Geiger Gibson Capstone in Community Health Policy & Leadership. Webinar Series – Fall 2013 (3-4 pm) Executive Branch 10/1-Merle Cunningham Legislative Branch 10/8-Dan Hawkins Judicial Branch-10/15-Sara Rosenbaum Advocacy Role-10/22-Amanda Pears Kelly
Webinar Series – Fall 2013 (3-4 pm)
Executive Branch 10/1-Merle Cunningham
Legislative Branch 10/8-Dan Hawkins
Judicial Branch-10/15-Sara Rosenbaum
Advocacy Role-10/22-Amanda Pears Kelly
Merle Cunningham MD MPH - Program Director
Sara Rosenbaum, J.D.
Harold and Jane Hirsh Professor of
Health Law and Policy
September 15, 2013
Codifies social relationships among individuals, the marketplace, the government, health professionals, and others.
Creates enforceable rights and duties.
Judiciary defines and enforces legal relationships and can reorder society with major political, economic, cultural, and social consequences
Judicial policy can be overturned only by higher courts or, if based on statute or common law, by legislature.
Consequently, courts use power sparingly (but not always, e.g., Bush v Gore)
Parallel federal and state systems
The federal courts have great constitutional powers but also great constraints, both external and self-imposed:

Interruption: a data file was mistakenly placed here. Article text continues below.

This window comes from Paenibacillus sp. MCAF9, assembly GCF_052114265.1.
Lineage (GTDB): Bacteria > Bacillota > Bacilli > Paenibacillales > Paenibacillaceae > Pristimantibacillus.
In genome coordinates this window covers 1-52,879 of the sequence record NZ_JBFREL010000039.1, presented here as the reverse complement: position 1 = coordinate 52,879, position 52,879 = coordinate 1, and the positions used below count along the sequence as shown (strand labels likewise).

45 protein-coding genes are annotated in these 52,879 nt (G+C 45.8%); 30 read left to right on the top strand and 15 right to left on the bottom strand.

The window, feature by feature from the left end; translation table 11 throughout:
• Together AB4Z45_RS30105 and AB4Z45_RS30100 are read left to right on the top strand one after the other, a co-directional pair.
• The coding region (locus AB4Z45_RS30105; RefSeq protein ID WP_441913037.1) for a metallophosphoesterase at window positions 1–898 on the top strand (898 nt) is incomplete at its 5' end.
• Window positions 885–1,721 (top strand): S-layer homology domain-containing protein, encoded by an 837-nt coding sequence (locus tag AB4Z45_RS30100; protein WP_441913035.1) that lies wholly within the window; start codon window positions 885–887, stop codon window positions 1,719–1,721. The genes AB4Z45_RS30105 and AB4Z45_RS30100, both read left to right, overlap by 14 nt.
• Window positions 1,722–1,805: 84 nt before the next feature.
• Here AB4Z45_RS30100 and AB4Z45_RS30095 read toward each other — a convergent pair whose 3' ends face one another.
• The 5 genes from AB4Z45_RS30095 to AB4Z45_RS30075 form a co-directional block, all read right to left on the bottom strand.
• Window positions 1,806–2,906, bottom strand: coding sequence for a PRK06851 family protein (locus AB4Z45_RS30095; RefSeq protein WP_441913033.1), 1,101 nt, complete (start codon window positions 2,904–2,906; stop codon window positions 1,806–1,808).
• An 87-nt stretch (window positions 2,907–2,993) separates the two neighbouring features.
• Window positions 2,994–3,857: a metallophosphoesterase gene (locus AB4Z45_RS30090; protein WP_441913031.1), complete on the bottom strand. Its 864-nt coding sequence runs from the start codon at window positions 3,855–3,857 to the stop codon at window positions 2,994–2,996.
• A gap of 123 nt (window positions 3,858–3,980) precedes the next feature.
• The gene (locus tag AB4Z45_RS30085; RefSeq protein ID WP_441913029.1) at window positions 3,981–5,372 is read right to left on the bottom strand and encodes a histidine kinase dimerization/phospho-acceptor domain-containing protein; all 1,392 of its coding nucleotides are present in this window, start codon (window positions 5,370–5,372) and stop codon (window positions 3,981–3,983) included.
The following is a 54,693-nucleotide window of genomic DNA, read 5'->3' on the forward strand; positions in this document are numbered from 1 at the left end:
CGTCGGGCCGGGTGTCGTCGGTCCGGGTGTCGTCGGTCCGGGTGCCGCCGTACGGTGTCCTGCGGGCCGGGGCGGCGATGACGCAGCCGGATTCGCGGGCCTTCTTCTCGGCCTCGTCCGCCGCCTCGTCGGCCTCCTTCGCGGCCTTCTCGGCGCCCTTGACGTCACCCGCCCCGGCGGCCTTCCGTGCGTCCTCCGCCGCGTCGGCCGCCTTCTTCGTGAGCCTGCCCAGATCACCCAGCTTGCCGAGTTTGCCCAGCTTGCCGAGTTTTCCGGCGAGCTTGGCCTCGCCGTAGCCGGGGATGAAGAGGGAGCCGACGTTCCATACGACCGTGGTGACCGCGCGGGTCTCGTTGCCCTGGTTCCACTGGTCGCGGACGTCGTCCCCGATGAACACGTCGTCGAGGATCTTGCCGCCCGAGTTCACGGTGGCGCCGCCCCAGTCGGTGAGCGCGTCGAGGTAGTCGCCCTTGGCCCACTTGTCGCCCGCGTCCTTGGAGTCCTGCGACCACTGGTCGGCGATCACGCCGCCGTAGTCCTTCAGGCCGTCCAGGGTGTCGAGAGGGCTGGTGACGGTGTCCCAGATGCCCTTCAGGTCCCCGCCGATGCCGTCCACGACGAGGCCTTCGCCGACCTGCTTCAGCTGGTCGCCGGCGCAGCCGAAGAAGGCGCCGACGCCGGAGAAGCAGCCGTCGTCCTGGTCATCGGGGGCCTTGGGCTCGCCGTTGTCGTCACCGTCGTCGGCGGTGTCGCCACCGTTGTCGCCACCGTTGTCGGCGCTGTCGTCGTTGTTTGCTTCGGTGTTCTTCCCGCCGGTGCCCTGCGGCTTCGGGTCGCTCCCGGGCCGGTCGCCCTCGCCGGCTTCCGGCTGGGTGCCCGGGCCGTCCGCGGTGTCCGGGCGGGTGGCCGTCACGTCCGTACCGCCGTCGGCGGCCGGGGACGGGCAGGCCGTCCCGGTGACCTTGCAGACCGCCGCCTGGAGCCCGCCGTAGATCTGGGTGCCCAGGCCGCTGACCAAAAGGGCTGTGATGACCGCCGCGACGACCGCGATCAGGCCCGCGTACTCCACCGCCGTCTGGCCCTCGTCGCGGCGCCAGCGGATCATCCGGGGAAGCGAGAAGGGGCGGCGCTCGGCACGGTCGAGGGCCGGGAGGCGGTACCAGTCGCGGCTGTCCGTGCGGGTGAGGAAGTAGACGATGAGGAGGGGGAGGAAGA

Limits on judicial powers to hear a dispute (subject matter jurisdiction)
Standing: is there a concrete injury that lends itself to a judicial resolution?
Limits on right of private actors to seek judicial redress (the right of action)
Limits on what courts can do (remedial powers)
Congress controls power of lower courts
Legal disputes driven by “theory of the case,” which frames facts in order to move toward legal outcomes.
e.g. ACA minimum coverage requirement is normal exercise of Congressional powers under the Constitution vs ACA is unprecedented effort to control individuals by forcing them into the market for health insurance
Individuals and government – minimum coverage requirement
Individuals and markets – Consumer safeguards (e.g., emergency treatment coverage, appeals, essential health benefit requirements)
Markets and government – Insurance reforms, Qualified Health Plans and Exchanges, government powers to regulate market entry, such as pharmaceuticals and biologics
Providers versus markets – provider non-discrimination provisions of insurance reforms; special “essential community provider” contracting rules for Qualified Health Plans (QHPs) sold in the Exchange
Providers versus government – Provider accountability for quality under Medicare payment reforms
Providers and patients – not directly touched, indirectly through insurance reforms
Next Week’s Topic Leadership
Advocacy Role in Health Policy
Amanda Pears Kelly, NACHC
National Advocacy Director